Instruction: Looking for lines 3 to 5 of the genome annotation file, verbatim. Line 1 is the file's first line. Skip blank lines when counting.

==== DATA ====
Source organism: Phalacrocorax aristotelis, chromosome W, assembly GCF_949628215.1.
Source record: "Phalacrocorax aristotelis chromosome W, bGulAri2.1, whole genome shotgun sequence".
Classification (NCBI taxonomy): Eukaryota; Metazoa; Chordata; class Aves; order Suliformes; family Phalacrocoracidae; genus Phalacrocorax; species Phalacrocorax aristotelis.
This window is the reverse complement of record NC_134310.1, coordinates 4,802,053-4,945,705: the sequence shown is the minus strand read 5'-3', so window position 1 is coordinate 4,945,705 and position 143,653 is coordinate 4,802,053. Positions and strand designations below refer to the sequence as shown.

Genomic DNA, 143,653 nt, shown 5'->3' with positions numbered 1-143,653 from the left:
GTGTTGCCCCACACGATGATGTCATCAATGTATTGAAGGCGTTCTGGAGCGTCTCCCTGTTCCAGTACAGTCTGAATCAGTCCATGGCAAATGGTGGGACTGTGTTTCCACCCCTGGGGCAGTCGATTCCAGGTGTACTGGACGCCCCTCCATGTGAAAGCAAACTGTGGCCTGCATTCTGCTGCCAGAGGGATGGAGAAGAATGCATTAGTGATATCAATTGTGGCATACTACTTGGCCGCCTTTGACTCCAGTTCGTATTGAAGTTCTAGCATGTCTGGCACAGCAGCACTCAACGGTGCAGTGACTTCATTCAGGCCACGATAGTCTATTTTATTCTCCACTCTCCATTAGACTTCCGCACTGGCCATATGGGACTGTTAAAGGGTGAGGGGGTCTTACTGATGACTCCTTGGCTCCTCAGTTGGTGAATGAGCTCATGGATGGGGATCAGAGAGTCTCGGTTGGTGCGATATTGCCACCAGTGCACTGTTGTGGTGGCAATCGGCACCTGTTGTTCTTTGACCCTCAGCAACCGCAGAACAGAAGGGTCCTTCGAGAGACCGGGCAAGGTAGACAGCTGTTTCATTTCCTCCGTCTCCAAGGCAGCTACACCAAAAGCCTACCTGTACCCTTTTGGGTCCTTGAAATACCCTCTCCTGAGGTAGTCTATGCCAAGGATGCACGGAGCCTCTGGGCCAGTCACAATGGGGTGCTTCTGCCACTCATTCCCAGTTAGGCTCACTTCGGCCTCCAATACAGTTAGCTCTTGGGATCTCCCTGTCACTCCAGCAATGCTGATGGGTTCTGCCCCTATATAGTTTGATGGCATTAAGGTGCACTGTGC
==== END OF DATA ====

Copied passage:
Classification (NCBI taxonomy): Eukaryota; Metazoa; Chordata; class Aves; order Suliformes; family Phalacrocoracidae; genus Phalacrocorax; species Phalacrocorax aristotelis.
This window is the reverse complement of record NC_134310.1, coordinates 4,802,053-4,945,705: the sequence shown is the minus strand read 5'-3', so window position 1 is coordinate 4,945,705 and position 143,653 is coordinate 4,802,053. Positions and strand designations below refer to the sequence as shown.

Genomic DNA, 143,653 nt, shown 5'->3' with positions numbered 1-143,653 from the left: